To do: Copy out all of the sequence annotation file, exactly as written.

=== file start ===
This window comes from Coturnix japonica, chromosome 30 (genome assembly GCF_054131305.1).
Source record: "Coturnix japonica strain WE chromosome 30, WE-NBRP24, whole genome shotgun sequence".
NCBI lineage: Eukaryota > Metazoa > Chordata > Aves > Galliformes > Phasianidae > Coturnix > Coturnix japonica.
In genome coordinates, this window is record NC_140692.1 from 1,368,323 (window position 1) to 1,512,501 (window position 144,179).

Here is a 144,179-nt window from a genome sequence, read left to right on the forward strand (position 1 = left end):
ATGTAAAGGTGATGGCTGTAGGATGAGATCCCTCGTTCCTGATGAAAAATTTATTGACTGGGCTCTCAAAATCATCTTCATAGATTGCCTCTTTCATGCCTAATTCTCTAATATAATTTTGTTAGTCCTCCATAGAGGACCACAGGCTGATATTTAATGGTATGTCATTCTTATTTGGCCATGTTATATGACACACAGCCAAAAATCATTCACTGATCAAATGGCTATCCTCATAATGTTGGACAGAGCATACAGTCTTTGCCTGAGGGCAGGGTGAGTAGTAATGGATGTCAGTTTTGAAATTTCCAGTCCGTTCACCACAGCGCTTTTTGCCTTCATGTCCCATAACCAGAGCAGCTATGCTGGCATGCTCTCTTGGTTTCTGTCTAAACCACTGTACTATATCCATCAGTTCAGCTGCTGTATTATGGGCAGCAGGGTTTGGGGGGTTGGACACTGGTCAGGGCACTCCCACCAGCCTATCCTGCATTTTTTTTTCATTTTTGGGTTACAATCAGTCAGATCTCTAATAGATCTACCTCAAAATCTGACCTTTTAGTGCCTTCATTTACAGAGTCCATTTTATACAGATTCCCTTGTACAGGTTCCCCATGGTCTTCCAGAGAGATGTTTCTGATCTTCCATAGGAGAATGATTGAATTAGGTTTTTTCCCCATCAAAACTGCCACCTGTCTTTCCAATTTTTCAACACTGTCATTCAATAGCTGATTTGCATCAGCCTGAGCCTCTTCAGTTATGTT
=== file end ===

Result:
This window comes from Coturnix japonica, chromosome 30 (genome assembly GCF_054131305.1).
Source record: "Coturnix japonica strain WE chromosome 30, WE-NBRP24, whole genome shotgun sequence".
NCBI lineage: Eukaryota > Metazoa > Chordata > Aves > Galliformes > Phasianidae > Coturnix > Coturnix japonica.
In genome coordinates, this window is record NC_140692.1 from 1,368,323 (window position 1) to 1,512,501 (window position 144,179).

Here is a 144,179-nt window from a genome sequence, read left to right on the forward strand (position 1 = left end):
ATGTAAAGGTGATGGCTGTAGGATGAGATCCCTCGTTCCTGATGAAAAATTTATTGACTGGGCTCTCAAAATCATCTTCATAGATTGCCTCTTTCATGCCTAATTCTCTAATATAATTTTGTTAGTCCTCCATAGAGGACCACAGGCTGATATTTAATGGTATGTCATTCTTATTTGGCCATGTTATATGACACACAGCCAAAAATCATTCACTGATCAAATGGCTATCCTCATAATGTTGGACAGAGCATACAGTCTTTGCCTGAGGGCAGGGTGAGTAGTAATGGATGTCAGTTTTGAAATTTCCAGTCCGTTCACCACAGCGCTTTTTGCCTTCATGTCCCATAACCAGAGCAGCTATGCTGGCATGCTCTCTTGGTTTCTGTCTAAACCACTGTACTATATCCATCAGTTCAGCTGCTGTATTATGGGCAGCAGGGTTTGGGGGGTTGGACACTGGTCAGGGCACTCCCACCAGCCTATCCTGCATTTTTTTTTCATTTTTGGGTTACAATCAGTCAGATCTCTAATAGATCTACCTCAAAATCTGACCTTTTAGTGCCTTCATTTACAGAGTCCATTTTATACAGATTCCCTTGTACAGGTTCCCCATGGTCTTCCAGAGAGATGTTTCTGATCTTCCATAGGAGAATGATTGAATTAGGTTTTTTCCCCATCAAAACTGCCACCTGTCTTTCCAATTTTTCAACACTGTCATTCAATAGCTGATTTGCATCAGCCTGAGCCTCTTCAGTTATGTT